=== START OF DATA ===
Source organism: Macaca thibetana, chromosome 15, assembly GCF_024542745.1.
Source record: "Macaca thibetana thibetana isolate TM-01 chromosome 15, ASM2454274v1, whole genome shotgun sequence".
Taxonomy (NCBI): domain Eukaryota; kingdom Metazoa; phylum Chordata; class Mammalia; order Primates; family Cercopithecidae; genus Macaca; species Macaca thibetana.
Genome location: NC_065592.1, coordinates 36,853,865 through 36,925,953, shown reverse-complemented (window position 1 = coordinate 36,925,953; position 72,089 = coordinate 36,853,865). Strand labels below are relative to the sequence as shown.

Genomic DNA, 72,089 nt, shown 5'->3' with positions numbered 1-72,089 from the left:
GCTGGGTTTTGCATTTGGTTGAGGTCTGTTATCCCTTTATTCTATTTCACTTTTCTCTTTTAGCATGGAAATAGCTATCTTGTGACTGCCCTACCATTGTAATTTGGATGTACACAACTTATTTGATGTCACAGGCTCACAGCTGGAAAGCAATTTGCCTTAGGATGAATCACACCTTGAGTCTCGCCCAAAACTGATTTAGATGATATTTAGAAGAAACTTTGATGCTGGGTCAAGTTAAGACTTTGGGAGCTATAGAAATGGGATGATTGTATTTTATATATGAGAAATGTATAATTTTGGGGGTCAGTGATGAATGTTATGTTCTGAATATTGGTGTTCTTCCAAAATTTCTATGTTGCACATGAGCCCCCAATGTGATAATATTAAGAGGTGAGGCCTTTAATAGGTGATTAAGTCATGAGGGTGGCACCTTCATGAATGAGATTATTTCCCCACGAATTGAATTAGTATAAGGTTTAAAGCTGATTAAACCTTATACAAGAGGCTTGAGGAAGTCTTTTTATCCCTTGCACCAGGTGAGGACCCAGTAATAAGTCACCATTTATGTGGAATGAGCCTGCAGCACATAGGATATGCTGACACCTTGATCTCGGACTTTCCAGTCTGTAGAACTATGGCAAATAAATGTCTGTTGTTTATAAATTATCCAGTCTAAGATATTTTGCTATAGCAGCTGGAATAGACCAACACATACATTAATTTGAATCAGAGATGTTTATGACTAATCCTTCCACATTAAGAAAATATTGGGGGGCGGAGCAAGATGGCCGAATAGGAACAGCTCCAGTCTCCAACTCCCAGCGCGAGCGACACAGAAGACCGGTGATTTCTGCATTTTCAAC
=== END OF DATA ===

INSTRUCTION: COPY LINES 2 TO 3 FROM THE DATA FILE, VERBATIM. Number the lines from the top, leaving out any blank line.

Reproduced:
Source record: "Macaca thibetana thibetana isolate TM-01 chromosome 15, ASM2454274v1, whole genome shotgun sequence".
Taxonomy (NCBI): domain Eukaryota; kingdom Metazoa; phylum Chordata; class Mammalia; order Primates; family Cercopithecidae; genus Macaca; species Macaca thibetana.